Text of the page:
Journey through The Artist's Way
A few months ago I decided to embark on the journey of working through the book, The Artist’s Way, with two of my closest friends from college.
til six bookclub: vol. 1
As three artists and photo majors, who have all since left the bubble of art school, we were finding it tough to make time and give ourselves the space to create for the sake of creating with the chaos of real life, day jobs and impending bills. We thought this 12-week “artist recovery program” would be a great way to get us back in the creative mood.
Two of the main pillars of the course are the daily morning pages and the weekly artist dates. The morning pages are a daily practice of 3-page journal entries where you basically stream-of-conscious write to get all of the clutter out of your mind at the beginning of the day. Most of the time, the pages just help get the juices flowing, but occasionally there will be little nuggets of wisdom in them that maybe you didn’t even realize you’d been thinking about before.
As someone who has journaled semi-regularly throughout my life (starting in 2nd grade, in a notebook I still have) this was not a scary ask of me. However as a lifelong night owl, waking up earlier than I needed to, in order to make time for the pages was a challenge. I ended up doing more night pages, which maybe missed the point of being a “get the juices flowing” type activity, but still felt productive for me to get thoughts out of my mind before bed. Of course, throughout the 12 weeks there were times I wasn’t entirely on my ‘pages’ game, but when I was, I swear I slept better!
The weekly artist date was a bit more ominous. The concept being, once per week, you take your inner artist
per week, you take your inner artist on a date. Alone. Just to do something for yourself/your inner artist. It got a little multiple personality here, and before your mind goes to envisioning me as the star of Split 2: Artist Edition, think more of the whole ‘making art for arts sake’ that I was talking about before. As someone who gets paid to conceptualize and execute on creative for brands, with the expected outcomes often laid out before I even begin, I’d almost forgotten how to pick up a tool and just create for no purpose.
But your artist date doesn’t always have to be making something tangible. Some weeks my artist date was taking myself to a movie alone. Other weeks it was a yoga class. One week I went to a dollar store and allowed myself to spend $5 on ridiculous things that make me smile. My purchases included fingerpaint, which was then the next week’s artist date. Let me tell you, there’s a reason why kids love fingerpainting - its just plain fun - and everyone should do it more often! Honestly I even made some pretty cool abstract art, if I do say so myself!
Your dates don’t need to cost money - they just need to nourish your soul and your inner artist. Take a bubble bath! Try a new youtube eye makeup tutorial! Veg out and watch a movie you’ve been wanting to watch! Just commit - put down your phone and really enjoy doing something for yourself. And do it alone. You will notice things differently when its just you. Your inner artist will be inspired, I promise.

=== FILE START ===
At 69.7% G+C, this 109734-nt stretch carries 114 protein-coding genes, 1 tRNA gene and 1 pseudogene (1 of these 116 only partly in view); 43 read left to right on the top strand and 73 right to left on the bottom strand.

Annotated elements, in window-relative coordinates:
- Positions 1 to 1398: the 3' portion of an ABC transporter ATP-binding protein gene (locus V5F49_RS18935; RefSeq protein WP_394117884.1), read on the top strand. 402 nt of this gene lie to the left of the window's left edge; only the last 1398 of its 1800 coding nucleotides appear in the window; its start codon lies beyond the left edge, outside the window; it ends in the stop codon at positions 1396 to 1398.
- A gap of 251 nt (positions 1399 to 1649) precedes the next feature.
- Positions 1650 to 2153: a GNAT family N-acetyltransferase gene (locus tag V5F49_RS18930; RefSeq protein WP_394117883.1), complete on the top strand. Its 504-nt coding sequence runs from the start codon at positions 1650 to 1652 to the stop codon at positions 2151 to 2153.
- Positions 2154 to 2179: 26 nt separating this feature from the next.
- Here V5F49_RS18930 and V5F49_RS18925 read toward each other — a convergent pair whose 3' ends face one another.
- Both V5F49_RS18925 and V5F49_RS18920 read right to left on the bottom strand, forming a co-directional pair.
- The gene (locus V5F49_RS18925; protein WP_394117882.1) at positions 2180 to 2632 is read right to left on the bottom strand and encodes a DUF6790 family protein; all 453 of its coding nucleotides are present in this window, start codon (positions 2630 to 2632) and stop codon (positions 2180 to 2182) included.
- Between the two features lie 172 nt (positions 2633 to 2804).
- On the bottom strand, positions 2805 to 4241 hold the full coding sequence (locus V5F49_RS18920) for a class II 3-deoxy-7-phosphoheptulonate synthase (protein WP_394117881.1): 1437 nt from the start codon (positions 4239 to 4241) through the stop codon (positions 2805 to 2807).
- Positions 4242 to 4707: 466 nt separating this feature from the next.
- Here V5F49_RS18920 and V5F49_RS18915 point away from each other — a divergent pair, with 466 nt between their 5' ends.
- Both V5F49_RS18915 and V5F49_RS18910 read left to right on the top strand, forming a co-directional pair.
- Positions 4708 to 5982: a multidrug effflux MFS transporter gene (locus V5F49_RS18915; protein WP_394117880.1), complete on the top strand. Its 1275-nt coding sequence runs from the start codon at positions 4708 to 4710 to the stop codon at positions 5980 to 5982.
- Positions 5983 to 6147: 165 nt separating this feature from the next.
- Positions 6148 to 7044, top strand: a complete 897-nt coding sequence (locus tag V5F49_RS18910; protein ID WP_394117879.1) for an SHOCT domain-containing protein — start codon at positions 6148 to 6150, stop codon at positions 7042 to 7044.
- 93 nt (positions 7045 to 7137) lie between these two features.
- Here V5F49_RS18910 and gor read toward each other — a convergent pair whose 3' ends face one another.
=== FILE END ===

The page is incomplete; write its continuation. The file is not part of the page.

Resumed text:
The rest of the journey consists of weekly chapters focused on different aspects of the artist recovery. To be honest, they felt a lot like therapy, in a really good way. My friends and I started a slack channel, where we could communicate throughout the week as we read, had things come up in our morning pages or took ourselves on artist dates we wanted to share about. Then we held a call once a week for an hour to discuss that week’s lesson in depth.
At the conclusion of every chapter there are activations and questions for you to delve further into the practice. Ranging from writing thank you letters to your artist’s greatest supporters, to listing all the jobs you’d want to do if money wasn’t an object.
As someone who hasn’t always been the best at homework that doesn’t have a consequence if I don’t do it, at first it was a challenge to not blow off these little assignments. “What is the point really, I read the chapter...” I thought to myself. But what I realized, in the end, that the only person I was doing a disservice to by not doing the work was myself. Sure it was a bummer for the accountability partners I had in my two friends but I was really trying to recover my own inner artist and if I had committed to read the book, I might as well do the rest. Also I often realized the activations I instantly retreated from were the ones I needed most.
All in all I think this book is a wonderful tool to help regain your creative footing when you feel lost. My biggest suggestions would be find some accountability partners and actually DO THE WORK. It’ll be hard, because you’re unlearning things you’ve conditioned yourself to believe - you’re not good enough, being an artist is just frivolous, you need to be tortured or traumatized to make good art - but when you reach that breakthrough, it’ll all be worth it.
And then when you complete it all, celebrate with your friends - my two Artist’s Way buddies and I got together IRL and went to play at a boardwalk! Remember to celebrate your accomplishments! Twelve weeks of deep inner work seems daunting, and it’s definitely a challenge, but I believe in you! And then once you complete the course, let’s chat about it 😉